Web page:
Anyone who knows me well knows that I am not fond of taking orders. In fact, in many cases, I will do the opposite of what I have been “ordered” to do just to prove that I cannot be bossed around–even when doing the opposite is to my own stubborn detriment (and sometimes just downright silly).
I haven’t always been this way. When I was growing up, I was a meek little mouse who always did what she was told, no matter what. I didn’t always like it, and I’m quite certain that I did more than my share of under-my-breath grumbling and behind-their-backs eye rolling, but I never, ever challenged authority. Teachers were respected, and parents were obeyed–period.
And I still dole out considerable amounts of unquestioning obedience to certain individuals whom I deem worthy of such compliance. If my employers instruct me to complete a particular task, then I believe it is my responsibility to follow their instructions (and besides, I like that little paycheck they give me). And if a law enforcement official instructs me to do something, then I will do as I am told–in part because there is still a chance he might put away his ticket book unopened but also because I have tremendous respect for his position (as well as for the formidable weaponry attached to his shiny black belt).
As for the rest of the population, though … I’m not sure when the transition took place, and I’m not even sure why, but at some point years ago I started replacing unlimited obedience and compliance with occasional bouts of downright defiance. It may have been caused by years of watching my submissive mom being overrun by my domineering dad; it may have been a result of growing up in the 1970s when The Feminist Movement was teaching us young girls that we were the equals to young boys. For whatever reasons, I developed major attitude. You can’t tell me what to do. I am my own person. You are NOT the boss of me. And, in the words of Helen Reddy, “I am woman; hear me roar.”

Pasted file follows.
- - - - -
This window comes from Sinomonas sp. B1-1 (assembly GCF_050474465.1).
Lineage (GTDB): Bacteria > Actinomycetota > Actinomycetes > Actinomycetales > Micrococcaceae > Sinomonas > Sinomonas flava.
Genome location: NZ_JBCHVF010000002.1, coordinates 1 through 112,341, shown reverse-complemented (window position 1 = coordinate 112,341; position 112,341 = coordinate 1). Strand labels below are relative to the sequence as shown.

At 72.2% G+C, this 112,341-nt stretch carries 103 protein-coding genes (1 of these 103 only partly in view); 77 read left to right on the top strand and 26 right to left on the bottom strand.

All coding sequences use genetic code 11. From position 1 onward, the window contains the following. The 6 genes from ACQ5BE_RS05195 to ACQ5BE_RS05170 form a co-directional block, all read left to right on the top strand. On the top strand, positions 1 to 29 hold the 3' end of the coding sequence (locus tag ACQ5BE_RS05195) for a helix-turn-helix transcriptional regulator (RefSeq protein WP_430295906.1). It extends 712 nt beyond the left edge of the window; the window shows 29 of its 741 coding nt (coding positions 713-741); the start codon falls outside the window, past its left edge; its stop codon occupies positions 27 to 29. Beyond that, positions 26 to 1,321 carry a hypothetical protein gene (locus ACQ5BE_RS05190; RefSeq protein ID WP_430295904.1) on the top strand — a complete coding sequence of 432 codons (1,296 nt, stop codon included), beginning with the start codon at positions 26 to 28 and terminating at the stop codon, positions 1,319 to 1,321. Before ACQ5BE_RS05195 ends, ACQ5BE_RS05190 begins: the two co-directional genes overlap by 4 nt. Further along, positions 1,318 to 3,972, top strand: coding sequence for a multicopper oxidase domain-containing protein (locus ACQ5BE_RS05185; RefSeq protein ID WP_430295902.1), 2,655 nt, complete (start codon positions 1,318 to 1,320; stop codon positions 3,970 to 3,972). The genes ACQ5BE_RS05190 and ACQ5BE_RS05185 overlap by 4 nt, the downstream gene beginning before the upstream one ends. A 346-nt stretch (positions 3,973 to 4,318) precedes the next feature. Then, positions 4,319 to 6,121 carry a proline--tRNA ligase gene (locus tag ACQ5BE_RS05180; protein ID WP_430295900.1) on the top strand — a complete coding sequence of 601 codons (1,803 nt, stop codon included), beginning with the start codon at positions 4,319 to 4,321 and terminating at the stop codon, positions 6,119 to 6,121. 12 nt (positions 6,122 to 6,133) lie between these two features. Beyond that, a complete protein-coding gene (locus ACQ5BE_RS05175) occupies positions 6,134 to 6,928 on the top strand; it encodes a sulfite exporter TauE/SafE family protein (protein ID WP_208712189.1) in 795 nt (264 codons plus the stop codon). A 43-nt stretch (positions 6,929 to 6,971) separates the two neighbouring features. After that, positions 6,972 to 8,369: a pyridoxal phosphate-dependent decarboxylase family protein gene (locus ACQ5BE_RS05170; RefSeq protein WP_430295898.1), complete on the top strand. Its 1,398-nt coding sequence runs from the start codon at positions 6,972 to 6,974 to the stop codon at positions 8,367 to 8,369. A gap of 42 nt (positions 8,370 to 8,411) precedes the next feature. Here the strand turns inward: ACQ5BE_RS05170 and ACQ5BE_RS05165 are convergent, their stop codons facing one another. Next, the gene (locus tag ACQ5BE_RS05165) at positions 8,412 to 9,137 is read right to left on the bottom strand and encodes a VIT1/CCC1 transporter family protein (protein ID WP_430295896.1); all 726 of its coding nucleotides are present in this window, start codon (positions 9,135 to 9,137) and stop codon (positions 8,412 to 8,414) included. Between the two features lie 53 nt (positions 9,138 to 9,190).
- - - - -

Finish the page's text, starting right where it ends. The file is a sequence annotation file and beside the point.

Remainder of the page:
My husband has probably been the most frequent recipient of my resistance, but after 29 years he has learned that I will usually comply with his requests–but will rarely (if ever) respond to his demands. I remember once several years ago when he made the mistake of saying, “You need to mop the kitchen.” Oh, really? For once, I resisted the urge to issue my typical barely audible, profanity-laced reply, and since I had never signed a contract identifying me as the sole responsible party for all household chores, I simply ignored him. One week later HE mopped the kitchen.
Most of the people who have tried to boss me around over the years have been men, although admittedly only a very few have actually tried (and none have actually succeeded). I have learned how to effectively deal with those few–basically, say nothing, nod politely in apparent agreement, perhaps even smile (only close-mouthed smiling, though, so that the clenched teeth don’t give away my true feelings), and then do what I want to do anyway (which will probably be the direct opposite of what was commanded).
Imagine, then, my distress when I recently learned that a group of women felt it necessary to tell me what to do (well, actually, me and all other women, as well). A British company, Diet Chef, publishes Diet Life magazine, and last month this magazine surveyed over 2,000 women to find out at what age women need to stop wearing certain items of clothing. These are some of their published results: